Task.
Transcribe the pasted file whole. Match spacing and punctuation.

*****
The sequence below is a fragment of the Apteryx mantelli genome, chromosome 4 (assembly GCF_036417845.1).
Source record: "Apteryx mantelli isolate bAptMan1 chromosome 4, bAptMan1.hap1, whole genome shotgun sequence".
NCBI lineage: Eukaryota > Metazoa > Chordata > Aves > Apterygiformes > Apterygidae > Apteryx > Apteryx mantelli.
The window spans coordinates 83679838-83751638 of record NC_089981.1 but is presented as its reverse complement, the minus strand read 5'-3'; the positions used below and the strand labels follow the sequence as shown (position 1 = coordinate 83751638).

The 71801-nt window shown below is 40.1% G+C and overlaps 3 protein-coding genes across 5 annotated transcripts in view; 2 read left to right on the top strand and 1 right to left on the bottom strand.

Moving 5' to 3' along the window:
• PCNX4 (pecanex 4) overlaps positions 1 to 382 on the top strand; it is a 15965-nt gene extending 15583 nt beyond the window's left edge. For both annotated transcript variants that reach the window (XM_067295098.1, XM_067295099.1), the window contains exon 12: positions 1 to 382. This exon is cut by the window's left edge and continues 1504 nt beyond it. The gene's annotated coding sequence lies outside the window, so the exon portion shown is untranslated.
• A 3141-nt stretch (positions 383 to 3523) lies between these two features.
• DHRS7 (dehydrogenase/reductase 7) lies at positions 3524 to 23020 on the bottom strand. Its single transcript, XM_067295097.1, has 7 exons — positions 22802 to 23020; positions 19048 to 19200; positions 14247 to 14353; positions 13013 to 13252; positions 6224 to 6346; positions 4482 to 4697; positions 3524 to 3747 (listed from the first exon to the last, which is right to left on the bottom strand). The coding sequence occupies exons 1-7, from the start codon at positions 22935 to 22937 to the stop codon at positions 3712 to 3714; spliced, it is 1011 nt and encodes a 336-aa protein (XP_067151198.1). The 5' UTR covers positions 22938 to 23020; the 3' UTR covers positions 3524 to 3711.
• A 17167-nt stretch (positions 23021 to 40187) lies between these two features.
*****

The sequence below is a fragment of the Apteryx mantelli genome, chromosome 4 (assembly GCF_036417845.1).
Source record: "Apteryx mantelli isolate bAptMan1 chromosome 4, bAptMan1.hap1, whole genome shotgun sequence".
NCBI lineage: Eukaryota > Metazoa > Chordata > Aves > Apterygiformes > Apterygidae > Apteryx > Apteryx mantelli.
The window spans coordinates 83679838-83751638 of record NC_089981.1 but is presented as its reverse complement, the minus strand read 5'-3'; the positions used below and the strand labels follow the sequence as shown (position 1 = coordinate 83751638).

The 71801-nt window shown below is 40.1% G+C and overlaps 3 protein-coding genes across 5 annotated transcripts in view; 2 read left to right on the top strand and 1 right to left on the bottom strand.

Moving 5' to 3' along the window:
• PCNX4 (pecanex 4) overlaps positions 1 to 382 on the top strand; it is a 15965-nt gene extending 15583 nt beyond the window's left edge. For both annotated transcript variants that reach the window (XM_067295098.1, XM_067295099.1), the window contains exon 12: positions 1 to 382. This exon is cut by the window's left edge and continues 1504 nt beyond it. The gene's annotated coding sequence lies outside the window, so the exon portion shown is untranslated.
• A 3141-nt stretch (positions 383 to 3523) lies between these two features.
• DHRS7 (dehydrogenase/reductase 7) lies at positions 3524 to 23020 on the bottom strand. Its single transcript, XM_067295097.1, has 7 exons — positions 22802 to 23020; positions 19048 to 19200; positions 14247 to 14353; positions 13013 to 13252; positions 6224 to 6346; positions 4482 to 4697; positions 3524 to 3747 (listed from the first exon to the last, which is right to left on the bottom strand). The coding sequence occupies exons 1-7, from the start codon at positions 22935 to 22937 to the stop codon at positions 3712 to 3714; spliced, it is 1011 nt and encodes a 336-aa protein (XP_067151198.1). The 5' UTR covers positions 22938 to 23020; the 3' UTR covers positions 3524 to 3711.
• A 17167-nt stretch (positions 23021 to 40187) lies between these two features.